Interview with Lars Voedisch, Principal Consultant at PRecious Communications

The latest addition to my Interview Series is Lars Voedisch, currently the Principal Consultant at PRecious Communications. Lars has over 15 years experience working in the communications industry, working extensively in both in-house and agency. He talks about the evolution of the PR industry, the difference between agency and in-house and provides some great insight for students looking to develop a long and fulfilling career.

1. Looking back on over 15 years of working in communications and public relations, at what moment did you realise this was the career you wanted?

Having worked for a radio station in the past and with a Masters in Economics, corporate communications seemed to be a natural fit of bringing media and business perspectives together.

Since that start it’s the people, the exciting brands I’m working with and the constant change that keeps me on my toes and constantly wanting to learn more. Imagine: Until social media came to play, PR hardly changed for decades. So being part of and to a certain extent even defining the ‘New PR’ is awesome!

2. With your experience in public relations, marketing and journalism, how do you think these 3 industries overlap in regards to common skills, platforms and tools?

Traditionally these three trades are looking after owned (journalism), earned (PR) and paid (marketing) media –and that’s what defined their respective platforms, but in today’s world. While these three areas have their own distinct heritage, objective and merits, you can see that this clear differentiation fades away especially with regards to platforms or tools used.

Basically, these three areas are about reaching out to defined audiences through communication matters with the attempt to influence them; this could mean to educate, entertain, entice or simply inform. So key skills across these disciplines are empathetic communication skills through different means. Especially for PR, this change requires that on top of writing, experts have to get versed in visual story telling through pictures and video.

3. You’ve worked in-house with DHL for many years as well on the agency side with Fleishman-Hillard or Hill+Knowlton Strategies. How did these roles differ in terms of agency vs. in-house?

The main difference is that in-house communications departments are cost centres and constantly have to justify the scope of their existence to the business funding their activities. Agencies are profit centres – so there’s a natural conflict of defining what’s best for the client versus the agencies profitability ambitions

4. Do you prefer one over the other?

Not really as they are actually more alike than most people think: How can your (PR) efforts contribute to business growth. In both roles you have to deal with multiple clients (internal stakeholders, e.g. different business units or geographies – vs. your external clients).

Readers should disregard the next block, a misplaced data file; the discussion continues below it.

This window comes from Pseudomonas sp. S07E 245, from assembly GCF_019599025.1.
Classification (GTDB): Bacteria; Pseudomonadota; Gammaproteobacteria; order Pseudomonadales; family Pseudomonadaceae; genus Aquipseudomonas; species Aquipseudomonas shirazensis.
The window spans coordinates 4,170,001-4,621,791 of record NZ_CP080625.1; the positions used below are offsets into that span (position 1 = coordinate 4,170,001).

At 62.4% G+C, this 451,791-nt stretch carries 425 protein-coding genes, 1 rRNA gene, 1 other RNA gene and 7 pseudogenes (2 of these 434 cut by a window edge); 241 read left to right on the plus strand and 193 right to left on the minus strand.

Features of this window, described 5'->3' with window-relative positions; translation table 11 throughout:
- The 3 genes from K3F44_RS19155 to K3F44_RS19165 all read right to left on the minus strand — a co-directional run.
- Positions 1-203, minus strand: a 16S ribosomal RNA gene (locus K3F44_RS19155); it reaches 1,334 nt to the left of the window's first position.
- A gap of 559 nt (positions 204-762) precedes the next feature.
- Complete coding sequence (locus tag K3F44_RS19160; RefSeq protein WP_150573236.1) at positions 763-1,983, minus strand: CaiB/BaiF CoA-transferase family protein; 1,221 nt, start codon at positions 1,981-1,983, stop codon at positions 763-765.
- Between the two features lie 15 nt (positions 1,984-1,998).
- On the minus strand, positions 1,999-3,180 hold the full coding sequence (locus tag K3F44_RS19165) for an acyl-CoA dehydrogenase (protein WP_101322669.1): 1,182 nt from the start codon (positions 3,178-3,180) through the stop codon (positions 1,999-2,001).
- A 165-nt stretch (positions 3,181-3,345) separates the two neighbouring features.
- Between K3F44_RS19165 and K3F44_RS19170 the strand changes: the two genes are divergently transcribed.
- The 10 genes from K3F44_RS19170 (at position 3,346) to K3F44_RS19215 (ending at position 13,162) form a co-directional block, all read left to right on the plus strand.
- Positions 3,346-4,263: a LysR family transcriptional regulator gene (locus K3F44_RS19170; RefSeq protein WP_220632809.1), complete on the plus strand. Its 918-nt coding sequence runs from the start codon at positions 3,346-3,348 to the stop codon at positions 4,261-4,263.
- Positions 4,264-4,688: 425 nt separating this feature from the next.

Obviously, when you work  in-house you develop deeper domain and company insights vs. rather broad industry knowledge on the consulting side. So if you are thinking about moving from agency to in-house, better be very sure it’s the right industry and company! On the other hand – not everybody can handle the constant commercial pressure on the agency side.

5. At the moment, with the PR industry evolving alongside communication platforms and the online world, how do you manage to stay up-to-date with technology and industry trends?

The basics of PR don’t really change: While the latest hypes, platforms or channels do change, it is still about how to convey a message to selected, targeted audiences.

Some of the key sources I look at are Mashable, Wired, HBR, Social Media Today, PR Daily and a couple of PR and business blogs and of course quite a few people on Twitter and selected groups on LinkedIn.

6. What skills do you think will become increasingly more important for PR professionals?

Technical capabilities to leverage the new possibilities are certainly more and more needed. But what’s even more crucial is a sound understanding of the economy, politics and how businesses actually function in a changing environment. Especially as a strategic consultant (this actually includes in-house communicators!) you have to first and foremost understand how you can contribute to your company’s or clients’ business objectives – and how to measure your success beyond counting clips or ‘likes’. Therefore analysis and statistics skills are becoming more important.

However, never underestimate the basics of writing and connecting to people. These are the two main skills that will prevail.

7. And lastly, what advice would you give to a PR student looking to develop a long and successful career in the industry?

Read a lot and on diverse topics. Constantly challenge yourself to diversify and learn new things and expand your network. Stay up-to-date on what news and topics are on people’s minds – both as your potential clients or employers as well as the audiences you are targeting.

Last but not least, the most important thing for me is to enjoy what you are doing: look for and actively build an environment where you have fun, spend time with inspiring people and brands you are excited about. At the end of the day, PR is also a creative trade – and for creativity to flourish, you need passion and energy to thrive.

***To get in touch with Lars, say hello on Twitter @larsv***